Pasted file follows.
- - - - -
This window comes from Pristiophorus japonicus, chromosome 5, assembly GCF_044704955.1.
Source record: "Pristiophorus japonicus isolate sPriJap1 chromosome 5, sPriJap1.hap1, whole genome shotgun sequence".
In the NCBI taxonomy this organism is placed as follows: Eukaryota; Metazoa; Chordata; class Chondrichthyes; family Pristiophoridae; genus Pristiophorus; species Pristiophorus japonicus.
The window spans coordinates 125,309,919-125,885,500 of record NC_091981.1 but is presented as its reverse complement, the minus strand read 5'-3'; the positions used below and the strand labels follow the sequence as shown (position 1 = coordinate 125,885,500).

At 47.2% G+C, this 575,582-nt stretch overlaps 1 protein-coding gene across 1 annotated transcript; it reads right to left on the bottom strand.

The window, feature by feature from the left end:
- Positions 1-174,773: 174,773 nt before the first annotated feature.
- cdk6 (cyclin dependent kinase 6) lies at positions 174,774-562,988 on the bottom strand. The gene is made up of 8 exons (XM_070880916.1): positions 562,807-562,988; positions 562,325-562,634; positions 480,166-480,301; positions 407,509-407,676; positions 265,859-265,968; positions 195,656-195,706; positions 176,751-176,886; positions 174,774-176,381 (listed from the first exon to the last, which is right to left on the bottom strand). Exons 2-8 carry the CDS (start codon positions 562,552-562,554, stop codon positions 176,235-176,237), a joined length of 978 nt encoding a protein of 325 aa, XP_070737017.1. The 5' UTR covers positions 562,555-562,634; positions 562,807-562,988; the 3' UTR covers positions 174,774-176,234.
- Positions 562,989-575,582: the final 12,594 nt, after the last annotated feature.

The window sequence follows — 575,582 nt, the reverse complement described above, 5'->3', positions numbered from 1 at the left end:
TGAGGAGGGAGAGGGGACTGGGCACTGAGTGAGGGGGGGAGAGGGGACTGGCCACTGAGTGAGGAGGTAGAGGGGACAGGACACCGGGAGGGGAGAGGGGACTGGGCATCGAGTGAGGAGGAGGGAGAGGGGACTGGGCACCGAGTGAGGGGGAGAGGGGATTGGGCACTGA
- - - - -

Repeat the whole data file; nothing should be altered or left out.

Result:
This window comes from Pristiophorus japonicus, chromosome 5, assembly GCF_044704955.1.
Source record: "Pristiophorus japonicus isolate sPriJap1 chromosome 5, sPriJap1.hap1, whole genome shotgun sequence".
In the NCBI taxonomy this organism is placed as follows: Eukaryota; Metazoa; Chordata; class Chondrichthyes; family Pristiophoridae; genus Pristiophorus; species Pristiophorus japonicus.
The window spans coordinates 125,309,919-125,885,500 of record NC_091981.1 but is presented as its reverse complement, the minus strand read 5'-3'; the positions used below and the strand labels follow the sequence as shown (position 1 = coordinate 125,885,500).

At 47.2% G+C, this 575,582-nt stretch overlaps 1 protein-coding gene across 1 annotated transcript; it reads right to left on the bottom strand.

The window, feature by feature from the left end:
- Positions 1-174,773: 174,773 nt before the first annotated feature.
- cdk6 (cyclin dependent kinase 6) lies at positions 174,774-562,988 on the bottom strand. The gene is made up of 8 exons (XM_070880916.1): positions 562,807-562,988; positions 562,325-562,634; positions 480,166-480,301; positions 407,509-407,676; positions 265,859-265,968; positions 195,656-195,706; positions 176,751-176,886; positions 174,774-176,381 (listed from the first exon to the last, which is right to left on the bottom strand). Exons 2-8 carry the CDS (start codon positions 562,552-562,554, stop codon positions 176,235-176,237), a joined length of 978 nt encoding a protein of 325 aa, XP_070737017.1. The 5' UTR covers positions 562,555-562,634; positions 562,807-562,988; the 3' UTR covers positions 174,774-176,234.
- Positions 562,989-575,582: the final 12,594 nt, after the last annotated feature.

The window sequence follows — 575,582 nt, the reverse complement described above, 5'->3', positions numbered from 1 at the left end:
TGAGGAGGGAGAGGGGACTGGGCACTGAGTGAGGGGGGGAGAGGGGACTGGCCACTGAGTGAGGAGGTAGAGGGGACAGGACACCGGGAGGGGAGAGGGGACTGGGCATCGAGTGAGGAGGAGGGAGAGGGGACTGGGCACCGAGTGAGGGGGAGAGGGGATTGGGCACTGA